The following contains spoilers for Don’t Worry Darling

I will admit, the reason I decided to go to the theater and watch Don’t Worry Darling was because of the internet drama. Just like everyone else, I studied the Harry Styles spitting videos, the Olivia/Harry/Shia hire fire date tension. When reviews started coming out that said the movie was horrible, I had to see it for myself. So last weekend I spent the $20 and sat down, completely unsure of what I was settling in to see. I quite literally knew nothing about the movie except for the drama, and I think that was for the best.

Don’t Worry Darling is about married couple Jack (Styles) and Alice (Florence Pugh) who live in a utopian society. Everything is picture perfect. Each morning, the wives pack a lunch for their husbands and send them off to work in their fancy cars, waving as they pull out of the driveway in unison. Then, the women clean the house, making sure that it’s picture perfect for when their man returns home at night. There’s only one rule: don’t go to headquarters.

The movie then sends Alice through a series of increasingly difficult tests. First, her former friend Margaret (Kiki Layne) and notably the only black woman with a speaking role in the movie, is no longer her friend because she’s gone “crazy”. She went to headquarters and has been trying to warn everyone about the dangers of where they live ever since. To further add insult to injury, Margaret ends up committing suicide in front of Alice, acting as the catalyst for Alice’s own journey.

Maybe I shouldn’t be, but I am still shocked that in 2022, directors and screenwriters are still killing off black characters first in movies. They are still using black women as inspiration for a white woman’s personal journey. Black people are killed off in movies, especially horror movies, before anyone else at an alarming rate. I’m not sure if this was an intentional decision on the part of the director, but it was most definitely the wrong decision to make. If this was a “feminist film” as Olivia Wilde (the director) claimed, then it was certainly white feminism which works to uplift the upper class while actively harming black women, women of color, and poor women.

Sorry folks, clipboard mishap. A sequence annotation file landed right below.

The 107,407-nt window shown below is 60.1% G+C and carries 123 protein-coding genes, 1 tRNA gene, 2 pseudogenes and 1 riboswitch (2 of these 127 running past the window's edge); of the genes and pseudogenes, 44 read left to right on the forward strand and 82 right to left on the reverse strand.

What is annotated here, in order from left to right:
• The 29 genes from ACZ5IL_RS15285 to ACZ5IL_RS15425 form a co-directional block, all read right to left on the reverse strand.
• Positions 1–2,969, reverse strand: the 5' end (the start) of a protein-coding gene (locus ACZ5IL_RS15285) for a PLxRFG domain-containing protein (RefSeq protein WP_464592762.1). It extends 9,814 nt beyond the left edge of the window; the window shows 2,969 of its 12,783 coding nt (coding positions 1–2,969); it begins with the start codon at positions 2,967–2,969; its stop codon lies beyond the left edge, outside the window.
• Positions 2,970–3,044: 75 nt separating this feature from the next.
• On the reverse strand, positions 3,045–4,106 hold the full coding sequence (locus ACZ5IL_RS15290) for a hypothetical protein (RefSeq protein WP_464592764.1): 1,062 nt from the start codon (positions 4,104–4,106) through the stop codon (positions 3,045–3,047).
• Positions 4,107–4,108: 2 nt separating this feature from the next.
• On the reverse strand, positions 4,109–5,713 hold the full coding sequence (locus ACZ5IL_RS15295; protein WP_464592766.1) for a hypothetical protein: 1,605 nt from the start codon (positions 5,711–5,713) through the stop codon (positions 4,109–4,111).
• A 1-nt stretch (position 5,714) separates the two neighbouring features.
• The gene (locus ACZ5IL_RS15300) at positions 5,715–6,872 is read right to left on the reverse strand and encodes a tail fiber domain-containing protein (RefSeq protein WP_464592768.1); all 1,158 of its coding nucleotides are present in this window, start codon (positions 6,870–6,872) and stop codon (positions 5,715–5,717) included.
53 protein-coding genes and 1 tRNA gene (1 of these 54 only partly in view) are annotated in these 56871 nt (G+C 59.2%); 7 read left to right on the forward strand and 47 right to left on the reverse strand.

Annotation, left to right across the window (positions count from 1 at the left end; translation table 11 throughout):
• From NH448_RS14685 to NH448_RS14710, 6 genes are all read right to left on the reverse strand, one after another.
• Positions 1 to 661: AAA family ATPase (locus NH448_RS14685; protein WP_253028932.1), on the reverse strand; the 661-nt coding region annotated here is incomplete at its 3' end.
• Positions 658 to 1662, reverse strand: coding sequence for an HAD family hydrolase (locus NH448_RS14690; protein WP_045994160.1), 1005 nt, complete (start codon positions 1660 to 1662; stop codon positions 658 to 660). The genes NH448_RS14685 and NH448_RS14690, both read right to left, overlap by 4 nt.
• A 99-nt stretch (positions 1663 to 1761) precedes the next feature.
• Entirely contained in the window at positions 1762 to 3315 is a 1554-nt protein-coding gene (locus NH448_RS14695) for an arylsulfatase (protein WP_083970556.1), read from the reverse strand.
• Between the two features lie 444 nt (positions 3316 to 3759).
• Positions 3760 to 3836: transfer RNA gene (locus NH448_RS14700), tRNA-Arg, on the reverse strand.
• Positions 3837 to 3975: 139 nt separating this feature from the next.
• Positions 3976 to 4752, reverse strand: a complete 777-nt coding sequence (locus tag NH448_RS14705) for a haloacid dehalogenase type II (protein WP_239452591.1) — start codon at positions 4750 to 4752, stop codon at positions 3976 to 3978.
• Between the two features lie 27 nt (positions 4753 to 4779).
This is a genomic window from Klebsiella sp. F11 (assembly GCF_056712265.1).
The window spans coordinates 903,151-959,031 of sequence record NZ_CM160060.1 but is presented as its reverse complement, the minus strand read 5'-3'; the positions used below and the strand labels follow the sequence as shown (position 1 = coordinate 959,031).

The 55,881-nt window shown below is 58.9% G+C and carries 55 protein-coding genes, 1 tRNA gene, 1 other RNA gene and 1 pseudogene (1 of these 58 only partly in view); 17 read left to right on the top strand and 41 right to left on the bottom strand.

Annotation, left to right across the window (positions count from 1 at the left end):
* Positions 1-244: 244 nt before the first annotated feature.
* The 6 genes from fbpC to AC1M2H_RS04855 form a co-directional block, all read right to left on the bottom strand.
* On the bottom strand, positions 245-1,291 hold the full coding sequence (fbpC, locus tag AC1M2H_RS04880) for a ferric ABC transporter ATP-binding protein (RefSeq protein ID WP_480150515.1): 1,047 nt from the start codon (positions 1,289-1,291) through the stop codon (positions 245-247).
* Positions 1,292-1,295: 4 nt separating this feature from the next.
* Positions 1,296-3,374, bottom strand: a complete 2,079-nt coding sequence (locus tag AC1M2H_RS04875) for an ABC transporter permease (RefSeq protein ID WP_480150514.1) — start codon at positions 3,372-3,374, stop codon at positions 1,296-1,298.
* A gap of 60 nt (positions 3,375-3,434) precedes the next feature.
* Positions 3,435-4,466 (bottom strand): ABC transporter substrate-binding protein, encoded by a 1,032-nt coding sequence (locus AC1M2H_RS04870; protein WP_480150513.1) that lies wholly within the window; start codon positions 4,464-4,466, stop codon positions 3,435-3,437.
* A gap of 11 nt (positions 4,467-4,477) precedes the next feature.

The reveal in this movie did shock me, enough that immediately after the film ended I felt like it was well done. But the more I thought about it, the worse I felt. There were still so many elements that just did not make sense. Why did she saran wrap her face? Why did the wall shrink in on her? Why, if the powers that be were able to control all of these things, could they not stop Alice from reaching headquarters?

This movie was Gaslight Gatekeep Girlboss where all of the women were gaslit, Bunny (Wilde) gatekept information from the rest of them, and Alice girlbossed her way to saving only herself and leaving the rest of the women trapped there. This did indeed feel like a vanity project of Wilde’s where she was the only one who chose to be there both in the theater and in the plot.

That wasn’t to say that it was all bad; I did give this movie 3.5 stars, and that’s because the suspense was well done, the creepy scenes were creative and graphically appealing, and the acting by everyone was superb (no, I do not think Harry Styles was as bad of an actor as everyone said). It’s a good movie if you watch it and then never think about it again. If you try to understand it, however, you’ll be left with a film that is just as confusing as the press-tour drama.